Events of Default - GMSLA Provision
2010 Global Master Securities Lending Agreement
Clause 10 in a Nutshell™
Full text of Clause 10
Related agreements and comparisons
Content and comparisons
- 10.1 List of Events of Default
- 10.2 Notification of Events of Default
- 10.3 Complete statement of remedies
- 10.4 No consequential loss
Difference between 2010 GMSLA and 2018 Pledge GMSLA
In the 2018 Pledge GMSLA we wave good by to the 2010 GMSLA’s Automatic Early Termination provision — which was only really there to slake the consciences of those worried that netting might not work. In a pledged security arrangement, it is much more old-fashioned and traditional; you’re not really relying on the cute, clever-dickish type of close-out netting that is so warily eyed by ruddy-cheeked German insolvency administrators, no no need for an AET-35 unit.
No Event of Default without notice
The dog that didn’t bark in the nighttime
More interesting than the Events of Default that are there are the ones that are not: There is no:
- Cross Default
- Default under Specified Transaction equivalent
- Credit Support Default equivalent
- Merger without Assumption equivalent
- Illegality equivalent
- Tax Event equivalent
- Credit Event Upon Merger equivalent
- Tax Event Upon Merger equivalent
Why not?: Unlike an ISDA Master Agreement, generally, securities financing transactions are generally short-dated (if repos) or callable on notice (if stock loans) and (unlike an ISDA, where margin is a function of an independent credit support arrangement which may or may not be there) daily margin is a structure feature of the transaction. If your counterparty suffers any kind of credit deterioration, your margin (or its failure to pay it) should cover you, and if it doesn’t, you can immediately — or at least quickly — get out of your exposure. If they unwind okay—great. If they don’t, you have them bang to rights on a Failure to Pay. Simples.
Your more perfidious counterparties might want to start crow-barring these events in — at least, ones like Illegality — especially if you, like many brokers, are in the habit of doing trades on term. An Illegality event ought not poop the nest, but a credit deterioration-related default events like DUST or Cross Default may, seeing as the very point of the term trade is to prove to your accountants you have stable financing of your margin loan operations.
Failures to deliver are not Events of Default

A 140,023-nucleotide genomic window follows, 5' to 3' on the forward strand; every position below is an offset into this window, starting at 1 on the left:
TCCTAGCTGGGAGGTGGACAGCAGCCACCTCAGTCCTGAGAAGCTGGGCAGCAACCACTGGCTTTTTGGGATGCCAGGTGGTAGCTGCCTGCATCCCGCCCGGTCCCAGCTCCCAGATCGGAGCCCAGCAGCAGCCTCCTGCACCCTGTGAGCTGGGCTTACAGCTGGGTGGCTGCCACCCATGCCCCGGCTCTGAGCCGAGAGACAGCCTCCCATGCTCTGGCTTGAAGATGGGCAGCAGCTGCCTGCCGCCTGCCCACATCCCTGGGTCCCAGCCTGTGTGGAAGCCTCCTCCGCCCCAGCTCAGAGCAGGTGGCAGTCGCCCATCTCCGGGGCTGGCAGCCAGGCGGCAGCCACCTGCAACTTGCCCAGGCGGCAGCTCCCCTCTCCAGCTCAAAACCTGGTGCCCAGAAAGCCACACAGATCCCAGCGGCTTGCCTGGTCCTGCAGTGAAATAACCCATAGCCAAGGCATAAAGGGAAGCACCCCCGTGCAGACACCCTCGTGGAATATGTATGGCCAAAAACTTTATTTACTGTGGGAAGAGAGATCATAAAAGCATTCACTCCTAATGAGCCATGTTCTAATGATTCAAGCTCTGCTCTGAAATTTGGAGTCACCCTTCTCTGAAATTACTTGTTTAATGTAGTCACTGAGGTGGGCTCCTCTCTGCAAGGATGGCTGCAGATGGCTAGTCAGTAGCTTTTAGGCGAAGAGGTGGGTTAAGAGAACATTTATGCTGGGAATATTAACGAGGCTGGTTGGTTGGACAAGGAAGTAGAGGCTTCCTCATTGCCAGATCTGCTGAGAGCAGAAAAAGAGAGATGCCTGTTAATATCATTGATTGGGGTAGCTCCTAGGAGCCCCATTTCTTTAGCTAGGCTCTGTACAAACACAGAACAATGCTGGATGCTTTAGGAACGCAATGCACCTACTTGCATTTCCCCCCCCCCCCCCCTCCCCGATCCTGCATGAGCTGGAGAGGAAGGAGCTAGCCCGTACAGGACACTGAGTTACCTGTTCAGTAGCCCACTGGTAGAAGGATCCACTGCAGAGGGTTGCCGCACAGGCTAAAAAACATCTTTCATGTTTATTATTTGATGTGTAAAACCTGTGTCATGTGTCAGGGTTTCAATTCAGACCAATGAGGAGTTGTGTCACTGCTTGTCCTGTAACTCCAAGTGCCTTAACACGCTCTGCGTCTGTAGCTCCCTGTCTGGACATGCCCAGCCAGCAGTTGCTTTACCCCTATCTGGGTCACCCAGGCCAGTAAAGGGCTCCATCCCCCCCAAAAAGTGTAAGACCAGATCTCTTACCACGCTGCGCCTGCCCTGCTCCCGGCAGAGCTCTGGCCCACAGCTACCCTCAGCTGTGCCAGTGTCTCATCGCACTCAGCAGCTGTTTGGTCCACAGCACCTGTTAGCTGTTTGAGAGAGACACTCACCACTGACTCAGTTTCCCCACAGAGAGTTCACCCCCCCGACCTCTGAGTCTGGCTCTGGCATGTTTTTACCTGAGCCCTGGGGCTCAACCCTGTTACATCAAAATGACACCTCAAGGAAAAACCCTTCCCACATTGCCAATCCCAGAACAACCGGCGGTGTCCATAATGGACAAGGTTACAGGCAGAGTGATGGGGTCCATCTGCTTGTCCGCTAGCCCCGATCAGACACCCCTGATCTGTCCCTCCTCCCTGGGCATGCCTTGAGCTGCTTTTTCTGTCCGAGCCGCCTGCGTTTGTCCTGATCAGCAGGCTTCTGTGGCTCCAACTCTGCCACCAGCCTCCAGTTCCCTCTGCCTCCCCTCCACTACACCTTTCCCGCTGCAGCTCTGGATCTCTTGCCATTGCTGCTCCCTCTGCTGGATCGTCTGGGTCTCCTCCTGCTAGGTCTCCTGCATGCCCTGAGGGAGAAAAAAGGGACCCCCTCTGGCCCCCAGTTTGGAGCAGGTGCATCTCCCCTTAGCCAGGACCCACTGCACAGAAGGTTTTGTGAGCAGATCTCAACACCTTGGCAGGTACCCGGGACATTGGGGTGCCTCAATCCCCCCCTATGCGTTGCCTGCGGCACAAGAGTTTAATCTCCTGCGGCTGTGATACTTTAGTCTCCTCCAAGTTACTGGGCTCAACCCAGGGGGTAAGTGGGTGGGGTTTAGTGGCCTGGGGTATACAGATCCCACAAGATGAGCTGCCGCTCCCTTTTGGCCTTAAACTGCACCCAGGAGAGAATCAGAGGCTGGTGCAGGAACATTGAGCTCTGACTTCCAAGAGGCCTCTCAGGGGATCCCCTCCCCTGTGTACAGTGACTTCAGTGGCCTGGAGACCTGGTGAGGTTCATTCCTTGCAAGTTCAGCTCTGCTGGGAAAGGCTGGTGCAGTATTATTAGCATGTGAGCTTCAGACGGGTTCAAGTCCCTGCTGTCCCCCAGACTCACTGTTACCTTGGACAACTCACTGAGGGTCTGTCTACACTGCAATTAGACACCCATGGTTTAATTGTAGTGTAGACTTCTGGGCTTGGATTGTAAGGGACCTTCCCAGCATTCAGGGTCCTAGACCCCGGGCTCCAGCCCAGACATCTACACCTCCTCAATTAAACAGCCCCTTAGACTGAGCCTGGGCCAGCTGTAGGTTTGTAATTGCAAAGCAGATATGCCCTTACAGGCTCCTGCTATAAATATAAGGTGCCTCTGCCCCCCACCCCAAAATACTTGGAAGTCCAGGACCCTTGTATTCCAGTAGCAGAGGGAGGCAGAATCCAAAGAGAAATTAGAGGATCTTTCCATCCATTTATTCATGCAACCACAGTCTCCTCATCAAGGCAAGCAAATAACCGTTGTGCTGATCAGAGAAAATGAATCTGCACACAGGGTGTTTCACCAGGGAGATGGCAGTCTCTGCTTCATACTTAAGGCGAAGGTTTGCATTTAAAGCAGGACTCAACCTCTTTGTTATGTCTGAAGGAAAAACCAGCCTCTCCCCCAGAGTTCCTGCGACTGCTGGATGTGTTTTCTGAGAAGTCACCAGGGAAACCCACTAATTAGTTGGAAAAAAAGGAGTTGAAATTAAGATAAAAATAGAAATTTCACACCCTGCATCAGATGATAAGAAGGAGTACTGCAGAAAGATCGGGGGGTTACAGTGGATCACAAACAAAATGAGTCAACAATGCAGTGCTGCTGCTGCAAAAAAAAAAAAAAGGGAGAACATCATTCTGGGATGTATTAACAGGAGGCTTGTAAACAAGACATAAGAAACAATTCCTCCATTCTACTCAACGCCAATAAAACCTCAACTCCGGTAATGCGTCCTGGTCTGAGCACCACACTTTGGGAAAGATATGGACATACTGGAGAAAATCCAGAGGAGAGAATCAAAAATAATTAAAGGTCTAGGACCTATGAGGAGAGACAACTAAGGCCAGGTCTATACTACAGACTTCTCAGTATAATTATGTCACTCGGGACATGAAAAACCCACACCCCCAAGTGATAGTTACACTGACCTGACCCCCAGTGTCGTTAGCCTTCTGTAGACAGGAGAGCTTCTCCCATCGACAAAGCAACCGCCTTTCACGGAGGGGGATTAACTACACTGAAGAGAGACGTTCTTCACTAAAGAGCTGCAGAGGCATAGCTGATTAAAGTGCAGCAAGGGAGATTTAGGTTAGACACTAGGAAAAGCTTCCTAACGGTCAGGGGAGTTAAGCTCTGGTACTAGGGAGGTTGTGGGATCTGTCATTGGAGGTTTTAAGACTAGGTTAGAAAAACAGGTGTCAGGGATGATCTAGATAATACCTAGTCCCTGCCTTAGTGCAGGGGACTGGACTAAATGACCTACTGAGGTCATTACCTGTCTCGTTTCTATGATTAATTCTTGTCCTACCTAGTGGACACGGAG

Failures to deliver Securities under a 2010 GMSLA are not Events of Default because failure to deliver securities to initiate a Loan is not a breach of agreement, and if a Borrower fails to redeliver Equivalent Securities at the end of a Loan, the Lender may buy in Securities to cover the fail, and may execute a mini close-out, but that is not an Event of Default either.
Deliveries frequently fail in the stock lending market for many reasons:
- Operational failures, such as a mismatch of instructions;
- A Lender may lose its expected supply (for example a rehypothecating prime broker intending to rehypothecate client’s securities where the client recalls and sells the securities sells before the Loan settles)
- A market counterparty may fail against the party expecting to deliver under the Loan
- Market events may cause a lack of liquidity — for example if the shares go “special”
Making delivery failures an Event of Default would put participants in a perpetual state of default even though there were no credit concerns for the "failing” counterparty. Events of Default are really only meant to address counterparty insolvency risk: The innocent party can immediately terminate all outstanding transactions upon an Event of Default and so end its exposure.
Where the creditworthiness of a counterparty is not in question the innocent party can rely on normal contractual remedies for breach of contract.
Allowing a party to declare an Event of Default allows extraordinary leverage for what is often a technical or minor breach.
Compare that with Collateral delivery failures. The Borrower can choose what it delivers as Collateral. If, having done so, the party still fails to deliver, the recipient has grounds for a credit concern.
What is the protection for delivery failures then?
Deliveries in stock lending are usually free of payment: cash collateral moves after the shares settle. This is for 3 reasons:
- The cash collateral is not usually in the same currency as shares, meaning that a delivery versus payment is not practical anyway.
- Requiring DVP would increase an already high failure rate.